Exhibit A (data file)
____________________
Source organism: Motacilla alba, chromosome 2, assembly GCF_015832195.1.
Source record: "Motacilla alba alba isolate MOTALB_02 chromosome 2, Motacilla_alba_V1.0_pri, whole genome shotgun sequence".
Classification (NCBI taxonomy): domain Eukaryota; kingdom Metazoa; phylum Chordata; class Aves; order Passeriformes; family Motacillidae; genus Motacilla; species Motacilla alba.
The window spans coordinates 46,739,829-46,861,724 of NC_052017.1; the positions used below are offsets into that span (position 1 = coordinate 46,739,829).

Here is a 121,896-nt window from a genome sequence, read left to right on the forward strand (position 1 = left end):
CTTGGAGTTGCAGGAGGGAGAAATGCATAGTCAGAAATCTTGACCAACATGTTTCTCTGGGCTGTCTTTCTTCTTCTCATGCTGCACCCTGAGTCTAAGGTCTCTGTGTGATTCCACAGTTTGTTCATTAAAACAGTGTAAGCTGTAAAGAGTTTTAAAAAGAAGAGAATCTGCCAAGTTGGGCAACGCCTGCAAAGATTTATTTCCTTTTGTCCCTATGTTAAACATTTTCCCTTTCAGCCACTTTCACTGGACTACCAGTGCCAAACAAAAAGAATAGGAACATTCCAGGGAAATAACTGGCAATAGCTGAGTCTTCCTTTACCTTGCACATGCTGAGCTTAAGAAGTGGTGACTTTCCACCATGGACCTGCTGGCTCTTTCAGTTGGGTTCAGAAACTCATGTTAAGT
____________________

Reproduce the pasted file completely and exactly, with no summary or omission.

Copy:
Source organism: Motacilla alba, chromosome 2, assembly GCF_015832195.1.
Source record: "Motacilla alba alba isolate MOTALB_02 chromosome 2, Motacilla_alba_V1.0_pri, whole genome shotgun sequence".
Classification (NCBI taxonomy): domain Eukaryota; kingdom Metazoa; phylum Chordata; class Aves; order Passeriformes; family Motacillidae; genus Motacilla; species Motacilla alba.
The window spans coordinates 46,739,829-46,861,724 of NC_052017.1; the positions used below are offsets into that span (position 1 = coordinate 46,739,829).

Here is a 121,896-nt window from a genome sequence, read left to right on the forward strand (position 1 = left end):
CTTGGAGTTGCAGGAGGGAGAAATGCATAGTCAGAAATCTTGACCAACATGTTTCTCTGGGCTGTCTTTCTTCTTCTCATGCTGCACCCTGAGTCTAAGGTCTCTGTGTGATTCCACAGTTTGTTCATTAAAACAGTGTAAGCTGTAAAGAGTTTTAAAAAGAAGAGAATCTGCCAAGTTGGGCAACGCCTGCAAAGATTTATTTCCTTTTGTCCCTATGTTAAACATTTTCCCTTTCAGCCACTTTCACTGGACTACCAGTGCCAAACAAAAAGAATAGGAACATTCCAGGGAAATAACTGGCAATAGCTGAGTCTTCCTTTACCTTGCACATGCTGAGCTTAAGAAGTGGTGACTTTCCACCATGGACCTGCTGGCTCTTTCAGTTGGGTTCAGAAACTCATGTTAAGT